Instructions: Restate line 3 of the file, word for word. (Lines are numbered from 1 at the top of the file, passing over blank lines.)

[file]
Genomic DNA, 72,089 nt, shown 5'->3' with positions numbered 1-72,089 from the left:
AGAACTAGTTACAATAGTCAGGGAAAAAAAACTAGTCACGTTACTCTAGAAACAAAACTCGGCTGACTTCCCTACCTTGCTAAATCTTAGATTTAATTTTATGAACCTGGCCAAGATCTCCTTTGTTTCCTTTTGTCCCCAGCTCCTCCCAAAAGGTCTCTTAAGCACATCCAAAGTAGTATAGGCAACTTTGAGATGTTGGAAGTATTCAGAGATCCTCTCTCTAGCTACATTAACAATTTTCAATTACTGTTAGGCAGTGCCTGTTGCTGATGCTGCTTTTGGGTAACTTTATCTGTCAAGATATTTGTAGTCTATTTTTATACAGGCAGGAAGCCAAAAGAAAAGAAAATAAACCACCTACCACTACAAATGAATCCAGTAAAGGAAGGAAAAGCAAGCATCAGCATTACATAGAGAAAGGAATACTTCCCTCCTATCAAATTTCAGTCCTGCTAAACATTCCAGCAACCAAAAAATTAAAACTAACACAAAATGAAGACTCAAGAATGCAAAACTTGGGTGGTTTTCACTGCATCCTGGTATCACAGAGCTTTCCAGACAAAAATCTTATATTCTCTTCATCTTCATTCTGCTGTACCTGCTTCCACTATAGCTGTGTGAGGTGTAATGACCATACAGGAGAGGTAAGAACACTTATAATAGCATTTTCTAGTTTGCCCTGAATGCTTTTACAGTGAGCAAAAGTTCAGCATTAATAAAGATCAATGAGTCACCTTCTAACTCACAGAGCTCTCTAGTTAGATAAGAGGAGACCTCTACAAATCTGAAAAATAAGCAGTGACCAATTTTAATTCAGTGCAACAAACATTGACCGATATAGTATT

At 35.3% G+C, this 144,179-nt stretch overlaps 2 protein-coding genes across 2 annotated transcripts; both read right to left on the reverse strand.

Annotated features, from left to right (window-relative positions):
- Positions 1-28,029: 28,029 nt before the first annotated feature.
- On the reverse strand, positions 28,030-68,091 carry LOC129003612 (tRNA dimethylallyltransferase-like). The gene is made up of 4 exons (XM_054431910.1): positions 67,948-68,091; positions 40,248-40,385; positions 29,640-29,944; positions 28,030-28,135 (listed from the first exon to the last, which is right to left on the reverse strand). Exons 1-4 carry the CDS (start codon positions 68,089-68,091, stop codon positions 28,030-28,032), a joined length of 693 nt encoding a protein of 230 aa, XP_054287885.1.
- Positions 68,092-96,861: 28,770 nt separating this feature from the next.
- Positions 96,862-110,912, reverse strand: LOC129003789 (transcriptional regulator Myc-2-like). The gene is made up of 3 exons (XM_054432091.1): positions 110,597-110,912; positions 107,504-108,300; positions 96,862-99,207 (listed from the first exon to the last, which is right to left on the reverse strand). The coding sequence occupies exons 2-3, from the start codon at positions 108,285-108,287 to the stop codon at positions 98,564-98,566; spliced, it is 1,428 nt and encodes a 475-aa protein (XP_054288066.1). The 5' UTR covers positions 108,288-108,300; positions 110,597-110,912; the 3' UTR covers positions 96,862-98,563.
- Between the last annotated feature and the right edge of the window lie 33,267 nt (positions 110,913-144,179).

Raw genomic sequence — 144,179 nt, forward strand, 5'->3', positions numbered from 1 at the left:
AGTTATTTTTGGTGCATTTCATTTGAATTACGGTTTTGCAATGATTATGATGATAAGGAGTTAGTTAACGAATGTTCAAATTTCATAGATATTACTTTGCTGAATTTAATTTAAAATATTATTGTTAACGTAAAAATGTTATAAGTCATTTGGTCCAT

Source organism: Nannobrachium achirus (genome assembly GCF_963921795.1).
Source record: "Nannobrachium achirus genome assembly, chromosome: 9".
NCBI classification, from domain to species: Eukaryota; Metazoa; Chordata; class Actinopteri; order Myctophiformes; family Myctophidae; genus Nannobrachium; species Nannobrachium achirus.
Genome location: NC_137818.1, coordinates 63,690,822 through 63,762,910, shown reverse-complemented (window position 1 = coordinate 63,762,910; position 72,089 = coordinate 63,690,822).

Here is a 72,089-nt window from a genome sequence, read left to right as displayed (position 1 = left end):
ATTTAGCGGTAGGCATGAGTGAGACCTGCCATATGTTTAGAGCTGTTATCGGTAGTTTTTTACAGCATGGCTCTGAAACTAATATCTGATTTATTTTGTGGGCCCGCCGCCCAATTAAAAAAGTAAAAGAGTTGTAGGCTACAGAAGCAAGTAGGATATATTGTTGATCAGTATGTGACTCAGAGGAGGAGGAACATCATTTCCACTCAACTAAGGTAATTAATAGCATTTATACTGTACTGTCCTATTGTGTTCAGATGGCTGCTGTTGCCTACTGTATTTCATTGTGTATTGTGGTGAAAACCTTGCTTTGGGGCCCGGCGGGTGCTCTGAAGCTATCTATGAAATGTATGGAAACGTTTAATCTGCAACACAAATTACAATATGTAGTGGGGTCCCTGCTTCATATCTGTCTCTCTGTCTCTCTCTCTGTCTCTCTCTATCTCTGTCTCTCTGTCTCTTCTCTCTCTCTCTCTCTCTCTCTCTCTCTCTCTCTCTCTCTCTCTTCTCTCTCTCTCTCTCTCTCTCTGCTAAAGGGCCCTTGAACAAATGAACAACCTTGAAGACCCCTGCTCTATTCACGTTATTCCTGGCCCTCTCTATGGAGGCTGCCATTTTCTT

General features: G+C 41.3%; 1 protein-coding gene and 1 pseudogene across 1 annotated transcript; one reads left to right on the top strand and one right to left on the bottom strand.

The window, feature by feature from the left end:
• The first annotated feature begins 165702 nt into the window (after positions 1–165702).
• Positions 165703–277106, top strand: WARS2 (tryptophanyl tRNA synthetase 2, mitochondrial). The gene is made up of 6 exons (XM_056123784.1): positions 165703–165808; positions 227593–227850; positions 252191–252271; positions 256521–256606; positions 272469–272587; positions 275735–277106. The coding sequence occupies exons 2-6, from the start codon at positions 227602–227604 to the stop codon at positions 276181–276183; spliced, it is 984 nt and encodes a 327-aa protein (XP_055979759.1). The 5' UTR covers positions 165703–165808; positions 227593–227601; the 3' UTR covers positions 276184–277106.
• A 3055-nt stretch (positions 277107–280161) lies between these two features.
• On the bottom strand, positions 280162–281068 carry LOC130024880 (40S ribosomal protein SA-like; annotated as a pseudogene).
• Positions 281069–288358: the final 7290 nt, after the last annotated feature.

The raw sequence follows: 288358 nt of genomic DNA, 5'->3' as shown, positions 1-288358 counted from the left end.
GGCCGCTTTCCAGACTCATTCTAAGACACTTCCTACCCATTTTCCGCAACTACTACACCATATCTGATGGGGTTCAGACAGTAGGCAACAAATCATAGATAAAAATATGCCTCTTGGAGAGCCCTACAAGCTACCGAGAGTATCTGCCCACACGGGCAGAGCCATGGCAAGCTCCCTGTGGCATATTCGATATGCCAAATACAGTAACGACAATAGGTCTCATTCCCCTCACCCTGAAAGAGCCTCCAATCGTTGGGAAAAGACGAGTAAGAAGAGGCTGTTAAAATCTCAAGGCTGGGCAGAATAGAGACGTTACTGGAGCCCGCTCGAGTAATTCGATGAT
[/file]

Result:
At 35.3% G+C, this 144,179-nt stretch overlaps 2 protein-coding genes across 2 annotated transcripts; both read right to left on the reverse strand.